PEA.
  ---------------------------------------------------------------------------

      \3\ In the Bureau of Labor Statistics' Occupational Outlook
  Handbook (BLS, 2017b), the description of the duties of construction
  and maintenance painters includes the following: A few painters--
  mainly industrial--use special safety equipment. For example,
  painting in confined spaces, such as the inside of a large storage
  tank, requires workers to wear self-contained suits to avoid
  inhaling toxic fumes. On some projects they may operate abrasive
  blasters to remove old coatings, which may require the use of
  additional clothing and protective eyewear. (See https://www.bls.gov/ooh/construction-and-extraction/painters-construction-and-maintenance.htm#tab-2, accessed April 5, 2017.)
  ---------------------------------------------------------------------------

      Below in Tables V-1 and V-2, OSHA presents its estimate of affected
  blasters and blasting support personnel in construction and shipyards;
  this estimate, reported in the 2016 FEA, is now the Agency's
  preliminary estimate for this NPRM. OSHA requests public comment on the
  estimate as well as the methodology, described in Chapter III of the
  2016 FEA, for estimating affected abrasive blasters and abrasive
  blasting support personnel in construction and shipyards.

    Table V-1--Preliminary Profile of Establishments and Employees in Abrasive Blasting-Construction Affected by
                                  OSHA's Proposed Deregulatory Action on Beryllium
  ----------------------------------------------------------------------------------------------------------------
                                 Industry/job                                          Affected        Affected
            NAICS                  category        Establishments     Employees     establishments     employees
  ----------------------------------------------------------------------------------------------------------------
  238320...................  Painting and Wall             31,376         163,073            1,090           4,360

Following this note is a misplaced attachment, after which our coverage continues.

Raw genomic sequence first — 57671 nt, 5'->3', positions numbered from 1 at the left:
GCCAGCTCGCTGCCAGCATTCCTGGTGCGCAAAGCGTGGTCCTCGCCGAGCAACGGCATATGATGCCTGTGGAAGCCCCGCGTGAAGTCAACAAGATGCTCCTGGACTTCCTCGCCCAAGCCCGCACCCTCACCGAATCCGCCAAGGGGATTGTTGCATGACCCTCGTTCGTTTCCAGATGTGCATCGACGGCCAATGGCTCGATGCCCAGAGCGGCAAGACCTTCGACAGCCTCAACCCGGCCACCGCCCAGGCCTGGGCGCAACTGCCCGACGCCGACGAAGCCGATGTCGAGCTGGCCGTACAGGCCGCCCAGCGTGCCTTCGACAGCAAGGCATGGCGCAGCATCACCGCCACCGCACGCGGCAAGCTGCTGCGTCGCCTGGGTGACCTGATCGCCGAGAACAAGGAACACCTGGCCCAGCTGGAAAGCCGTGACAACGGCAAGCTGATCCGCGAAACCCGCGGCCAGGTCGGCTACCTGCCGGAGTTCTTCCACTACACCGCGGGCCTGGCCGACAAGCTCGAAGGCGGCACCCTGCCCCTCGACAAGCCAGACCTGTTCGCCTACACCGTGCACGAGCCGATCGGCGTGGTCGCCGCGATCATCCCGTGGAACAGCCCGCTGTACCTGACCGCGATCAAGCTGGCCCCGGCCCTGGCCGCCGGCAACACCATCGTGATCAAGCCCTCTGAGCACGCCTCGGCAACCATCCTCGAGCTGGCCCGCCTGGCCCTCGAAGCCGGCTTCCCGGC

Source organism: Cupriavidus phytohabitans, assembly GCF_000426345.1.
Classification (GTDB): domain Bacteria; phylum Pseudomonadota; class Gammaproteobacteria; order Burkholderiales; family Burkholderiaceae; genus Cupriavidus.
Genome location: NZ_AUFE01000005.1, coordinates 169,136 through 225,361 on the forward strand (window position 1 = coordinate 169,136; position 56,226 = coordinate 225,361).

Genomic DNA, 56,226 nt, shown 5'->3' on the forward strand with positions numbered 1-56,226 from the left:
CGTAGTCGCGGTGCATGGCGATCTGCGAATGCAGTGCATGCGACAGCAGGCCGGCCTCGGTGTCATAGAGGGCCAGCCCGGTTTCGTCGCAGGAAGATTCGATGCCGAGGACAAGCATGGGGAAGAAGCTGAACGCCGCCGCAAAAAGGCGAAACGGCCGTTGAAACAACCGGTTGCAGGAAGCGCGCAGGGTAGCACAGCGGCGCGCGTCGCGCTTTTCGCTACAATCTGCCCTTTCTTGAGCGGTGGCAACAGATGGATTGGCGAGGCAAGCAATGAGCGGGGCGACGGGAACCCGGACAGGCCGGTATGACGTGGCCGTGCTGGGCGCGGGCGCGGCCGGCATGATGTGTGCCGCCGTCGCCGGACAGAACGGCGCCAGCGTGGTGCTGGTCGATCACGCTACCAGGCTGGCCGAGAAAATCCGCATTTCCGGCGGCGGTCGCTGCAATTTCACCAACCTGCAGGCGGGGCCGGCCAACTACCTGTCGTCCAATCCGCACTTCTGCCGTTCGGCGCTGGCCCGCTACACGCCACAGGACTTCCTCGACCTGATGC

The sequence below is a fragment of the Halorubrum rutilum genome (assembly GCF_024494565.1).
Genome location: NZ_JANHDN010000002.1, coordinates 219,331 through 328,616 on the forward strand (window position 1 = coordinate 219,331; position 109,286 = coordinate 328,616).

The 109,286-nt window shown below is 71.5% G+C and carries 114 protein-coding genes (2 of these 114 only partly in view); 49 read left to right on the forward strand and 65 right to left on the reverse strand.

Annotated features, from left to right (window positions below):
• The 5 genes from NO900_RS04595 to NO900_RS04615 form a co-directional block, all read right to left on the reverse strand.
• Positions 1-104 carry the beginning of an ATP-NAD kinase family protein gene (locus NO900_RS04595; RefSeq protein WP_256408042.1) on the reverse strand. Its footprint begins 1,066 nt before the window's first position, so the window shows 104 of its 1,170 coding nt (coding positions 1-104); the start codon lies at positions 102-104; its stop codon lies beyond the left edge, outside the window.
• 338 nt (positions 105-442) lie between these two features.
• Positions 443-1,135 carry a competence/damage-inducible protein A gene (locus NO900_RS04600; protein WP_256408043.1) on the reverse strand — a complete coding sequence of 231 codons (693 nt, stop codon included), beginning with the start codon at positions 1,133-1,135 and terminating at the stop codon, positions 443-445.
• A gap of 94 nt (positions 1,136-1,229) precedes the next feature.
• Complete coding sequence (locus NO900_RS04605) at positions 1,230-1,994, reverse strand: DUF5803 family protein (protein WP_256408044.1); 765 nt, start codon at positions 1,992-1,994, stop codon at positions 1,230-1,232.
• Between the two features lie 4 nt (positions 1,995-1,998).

Covering
                              Contractors.
                             Abrasive Blaster...  ...............  ..............  ...............           1,744
                             Pot Tender.........  ...............  ..............  ...............           1,744
                             Cleanup............  ...............  ..............  ...............             872
  238990...................  All Other Specialty           29,072         193,631            1,010           4,040
                              Trade Contractors.
                             Abrasive Blaster...  ...............  ..............  ...............           1,616
                             Pot Tender.........  ...............  ..............  ...............           1,616
                             Cleanup............  ...............  ..............  ...............             808
                                                 -----------------------------------------------------------------
      Total................  ...................           60,448         356,704            2,100           8,400
  ----------------------------------------------------------------------------------------------------------------
  Note: Data in columns may not sum to totals due to rounding.
  Sources: U.S. Census Bureau, 2014; US DOL, Directorate of Standards and Guidance, Office of Regulatory Analysis
    (2017).


  Table V-2--Preliminary Profile of Establishments and Employees in Abrasive Blasting-Shipyards Affected by OSHA's
                                      Proposed Deregulatory Action on Beryllium
  ----------------------------------------------------------------------------------------------------------------
                                                                                       Affected        Affected
            NAICS                  Industry        Establishments     Employees     establishments     employees
  ----------------------------------------------------------------------------------------------------------------